Vocational training in schools: Why it matters

Understanding the importance of vocational training in schools

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Vocational Training

Vocational Education

Vocational education is a skill-based program designed to equip students with knowledge, training, and hands-on skills in a specific trade or profession. Often termed as technical or career education, its essence lies in providing application-based training rather than purely theoretical knowledge.

Role of Vocational Training in Schools 

Vocational training within schools aims to make students career-ready by providing them with real-time, practical experiences in their chosen sectors. The overarching objective is to ensure students are poised for employment upon graduation. The National Education Policy (NEP 2020) underscores various reasons for integrating vocational training within the traditional academic framework.

  • Vocational training evolves with time, focusing on imparting practical, real-world skills
  • Beyond mere theoretical knowledge, students gain tangible skills, positioning them for employment post-graduation
  • The focus is more on hands-on skills rather than rote learning
  • Students have the agency to explore and delve into areas that genuinely interest them
  • Students gain practical insights and firsthand experience in their fields of choice
  • Vocational training sparks interest and engagement in chosen subjects from a young age
  • Using their innate curiosity, students refine and hone their skills

Also Read: NEP 2022: How School Leaders can transform the education sector

Vocational Modules in Curriculum

Under the umbrella of the Centrally Sponsored Scheme Samagra Shiksha, the Department of School Education and Literacy has introduced vocationalization of school education. Compliant with the National Skill Qualification Framework (NSQF), these vocational courses are offered from class 9th to 12th in affiliated schools. At the secondary level (Class IX and X), vocational modules are introduced as an additional subject. However, at the senior secondary level (Class XI and XII), they become a compulsory elective.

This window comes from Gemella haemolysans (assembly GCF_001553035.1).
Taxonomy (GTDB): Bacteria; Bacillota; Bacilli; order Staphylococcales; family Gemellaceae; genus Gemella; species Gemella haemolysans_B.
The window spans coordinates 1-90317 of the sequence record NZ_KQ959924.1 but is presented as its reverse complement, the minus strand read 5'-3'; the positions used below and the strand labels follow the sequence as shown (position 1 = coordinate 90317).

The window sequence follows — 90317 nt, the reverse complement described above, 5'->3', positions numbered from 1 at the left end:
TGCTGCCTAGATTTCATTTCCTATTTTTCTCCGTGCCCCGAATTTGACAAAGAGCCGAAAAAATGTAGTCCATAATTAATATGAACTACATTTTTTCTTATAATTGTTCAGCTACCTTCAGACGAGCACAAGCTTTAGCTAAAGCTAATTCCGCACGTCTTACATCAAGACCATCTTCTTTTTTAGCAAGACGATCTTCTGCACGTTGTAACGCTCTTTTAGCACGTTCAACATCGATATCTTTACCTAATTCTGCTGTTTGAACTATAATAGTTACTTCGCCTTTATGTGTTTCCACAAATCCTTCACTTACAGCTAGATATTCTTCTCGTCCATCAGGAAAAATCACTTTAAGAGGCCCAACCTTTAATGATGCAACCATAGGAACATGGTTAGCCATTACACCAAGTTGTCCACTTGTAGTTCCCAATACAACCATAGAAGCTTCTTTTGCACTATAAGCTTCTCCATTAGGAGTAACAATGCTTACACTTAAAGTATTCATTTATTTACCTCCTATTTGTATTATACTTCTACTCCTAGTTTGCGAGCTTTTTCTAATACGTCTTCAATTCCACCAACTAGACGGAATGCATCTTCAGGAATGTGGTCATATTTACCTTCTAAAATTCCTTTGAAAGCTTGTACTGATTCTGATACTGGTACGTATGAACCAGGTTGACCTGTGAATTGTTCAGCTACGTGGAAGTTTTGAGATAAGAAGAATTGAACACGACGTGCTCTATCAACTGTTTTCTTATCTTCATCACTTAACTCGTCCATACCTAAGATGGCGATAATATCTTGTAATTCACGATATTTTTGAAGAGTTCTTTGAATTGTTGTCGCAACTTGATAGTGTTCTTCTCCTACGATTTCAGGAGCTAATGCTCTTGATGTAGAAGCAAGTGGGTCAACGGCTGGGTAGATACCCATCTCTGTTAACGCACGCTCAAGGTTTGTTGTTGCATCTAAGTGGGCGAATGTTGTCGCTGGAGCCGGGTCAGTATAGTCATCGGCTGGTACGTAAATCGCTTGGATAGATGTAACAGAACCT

According to UNESCO’s State of the Education Report, there’s an emphasized focus on vocational education and training. The National Education Policy (NEP) envisions offering vocational education to 50% of all students by 2025.

Why Do We Need Vocational Training in Schools?

Vocational training in schools provides students with practical skills and hands-on experience, preparing them for specific careers and jobs. It improves employability by providing industry-relevant skills and enhances economic growth by addressing skill gaps. Vocational programs support various learning preferences, offering alternative ways for students not pursuing traditional academic courses. They also promote lifelong learning and adaptability in a rapidly changing job market. Integrating vocational training into the curriculum ensures that students are well-rounded, capable, and ready to contribute effectively to society and the economy upon graduation.

Benefits of Vocational Training

Integrating vocational training prepares students for various career paths and strengthens the connection between education and industry needs. The benefits are:

– Enhanced Employability: Provides students with job-specific skills, increasing their chances of employment.